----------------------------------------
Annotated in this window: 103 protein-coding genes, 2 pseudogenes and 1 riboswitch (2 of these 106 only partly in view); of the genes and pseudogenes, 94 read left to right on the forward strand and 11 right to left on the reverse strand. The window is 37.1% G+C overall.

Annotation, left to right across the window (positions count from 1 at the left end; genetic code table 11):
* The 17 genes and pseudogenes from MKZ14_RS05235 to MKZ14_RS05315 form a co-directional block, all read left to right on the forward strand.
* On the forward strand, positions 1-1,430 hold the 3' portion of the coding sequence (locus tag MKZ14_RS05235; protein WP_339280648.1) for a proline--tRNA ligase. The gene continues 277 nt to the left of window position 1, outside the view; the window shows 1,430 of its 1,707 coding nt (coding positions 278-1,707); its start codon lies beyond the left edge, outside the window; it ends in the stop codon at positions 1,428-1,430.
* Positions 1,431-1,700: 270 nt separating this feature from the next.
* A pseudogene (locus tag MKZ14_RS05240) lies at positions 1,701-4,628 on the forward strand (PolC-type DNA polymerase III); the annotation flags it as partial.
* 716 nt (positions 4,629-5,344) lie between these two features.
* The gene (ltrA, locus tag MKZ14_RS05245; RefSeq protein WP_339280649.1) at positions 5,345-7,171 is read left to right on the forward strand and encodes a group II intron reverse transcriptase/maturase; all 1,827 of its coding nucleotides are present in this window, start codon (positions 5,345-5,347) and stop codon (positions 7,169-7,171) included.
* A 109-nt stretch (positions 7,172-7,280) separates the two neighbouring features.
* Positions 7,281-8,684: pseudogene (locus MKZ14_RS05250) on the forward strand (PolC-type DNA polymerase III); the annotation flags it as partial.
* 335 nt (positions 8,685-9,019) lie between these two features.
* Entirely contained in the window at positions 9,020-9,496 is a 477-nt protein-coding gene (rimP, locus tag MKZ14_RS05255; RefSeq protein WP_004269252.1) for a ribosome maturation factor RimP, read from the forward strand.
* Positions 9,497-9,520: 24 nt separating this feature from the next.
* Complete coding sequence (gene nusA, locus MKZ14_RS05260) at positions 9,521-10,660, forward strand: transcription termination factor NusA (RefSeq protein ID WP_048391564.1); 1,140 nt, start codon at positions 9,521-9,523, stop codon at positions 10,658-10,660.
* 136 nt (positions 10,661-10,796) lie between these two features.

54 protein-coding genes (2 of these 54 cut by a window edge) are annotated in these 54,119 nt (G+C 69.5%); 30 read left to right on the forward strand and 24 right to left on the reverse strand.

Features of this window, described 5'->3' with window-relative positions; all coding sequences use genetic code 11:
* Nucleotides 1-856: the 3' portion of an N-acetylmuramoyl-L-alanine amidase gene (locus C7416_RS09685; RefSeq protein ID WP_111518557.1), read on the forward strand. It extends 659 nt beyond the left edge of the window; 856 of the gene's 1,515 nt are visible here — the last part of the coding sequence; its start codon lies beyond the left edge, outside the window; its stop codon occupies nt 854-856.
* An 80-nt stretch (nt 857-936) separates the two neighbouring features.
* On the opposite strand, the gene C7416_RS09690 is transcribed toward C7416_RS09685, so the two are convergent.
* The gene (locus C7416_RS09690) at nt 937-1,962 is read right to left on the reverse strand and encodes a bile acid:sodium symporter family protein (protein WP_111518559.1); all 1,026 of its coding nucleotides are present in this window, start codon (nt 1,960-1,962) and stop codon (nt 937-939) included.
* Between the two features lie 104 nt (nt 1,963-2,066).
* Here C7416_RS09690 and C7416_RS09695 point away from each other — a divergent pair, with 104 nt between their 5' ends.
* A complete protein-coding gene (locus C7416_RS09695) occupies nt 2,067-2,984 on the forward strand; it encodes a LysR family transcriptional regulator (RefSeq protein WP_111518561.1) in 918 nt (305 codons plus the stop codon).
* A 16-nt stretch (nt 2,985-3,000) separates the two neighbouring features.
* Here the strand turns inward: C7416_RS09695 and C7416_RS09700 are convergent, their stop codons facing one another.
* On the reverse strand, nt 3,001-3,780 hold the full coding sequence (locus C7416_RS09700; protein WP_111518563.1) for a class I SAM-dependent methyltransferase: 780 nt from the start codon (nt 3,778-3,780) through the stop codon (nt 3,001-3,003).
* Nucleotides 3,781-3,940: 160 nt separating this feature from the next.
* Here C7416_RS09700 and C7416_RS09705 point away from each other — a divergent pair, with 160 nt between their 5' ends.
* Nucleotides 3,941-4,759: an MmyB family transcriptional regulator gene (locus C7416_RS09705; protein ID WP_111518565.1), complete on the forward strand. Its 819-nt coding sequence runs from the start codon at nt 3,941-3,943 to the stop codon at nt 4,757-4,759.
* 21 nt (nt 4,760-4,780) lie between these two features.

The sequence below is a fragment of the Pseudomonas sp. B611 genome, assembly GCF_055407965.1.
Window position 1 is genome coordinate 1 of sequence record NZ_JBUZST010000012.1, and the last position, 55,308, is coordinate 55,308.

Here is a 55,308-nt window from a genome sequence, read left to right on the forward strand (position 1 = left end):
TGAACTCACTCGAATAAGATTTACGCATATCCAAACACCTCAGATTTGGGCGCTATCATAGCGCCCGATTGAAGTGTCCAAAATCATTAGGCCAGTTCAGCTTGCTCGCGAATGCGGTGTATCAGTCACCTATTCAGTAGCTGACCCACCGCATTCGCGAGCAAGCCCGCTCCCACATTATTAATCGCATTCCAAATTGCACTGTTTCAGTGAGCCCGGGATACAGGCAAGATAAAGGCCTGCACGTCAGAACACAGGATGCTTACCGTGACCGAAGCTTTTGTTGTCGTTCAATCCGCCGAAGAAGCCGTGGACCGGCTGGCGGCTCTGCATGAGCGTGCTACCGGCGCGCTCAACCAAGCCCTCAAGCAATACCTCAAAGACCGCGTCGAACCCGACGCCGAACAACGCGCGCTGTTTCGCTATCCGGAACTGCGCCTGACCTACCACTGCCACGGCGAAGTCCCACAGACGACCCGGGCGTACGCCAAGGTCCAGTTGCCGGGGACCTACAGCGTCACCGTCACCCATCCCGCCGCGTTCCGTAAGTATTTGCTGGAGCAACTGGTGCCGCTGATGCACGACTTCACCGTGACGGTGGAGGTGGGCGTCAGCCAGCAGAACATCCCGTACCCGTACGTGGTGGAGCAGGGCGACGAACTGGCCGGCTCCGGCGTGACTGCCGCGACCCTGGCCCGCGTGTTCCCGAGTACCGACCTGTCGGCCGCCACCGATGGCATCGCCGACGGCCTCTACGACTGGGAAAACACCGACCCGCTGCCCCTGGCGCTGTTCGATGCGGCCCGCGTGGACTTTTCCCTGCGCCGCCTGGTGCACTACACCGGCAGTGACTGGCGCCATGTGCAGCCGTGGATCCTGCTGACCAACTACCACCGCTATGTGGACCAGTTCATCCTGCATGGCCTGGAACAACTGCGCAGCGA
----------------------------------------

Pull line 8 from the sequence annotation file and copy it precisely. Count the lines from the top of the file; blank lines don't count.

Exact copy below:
* The gene (ltrA, locus tag MKZ14_RS05245; RefSeq protein WP_339280649.1) at positions 5,345-7,171 is read left to right on the forward strand and encodes a group II intron reverse transcriptase/maturase; all 1,827 of its coding nucleotides are present in this window, start codon (positions 5,345-5,347) and stop codon (positions 7,169-7,171) included.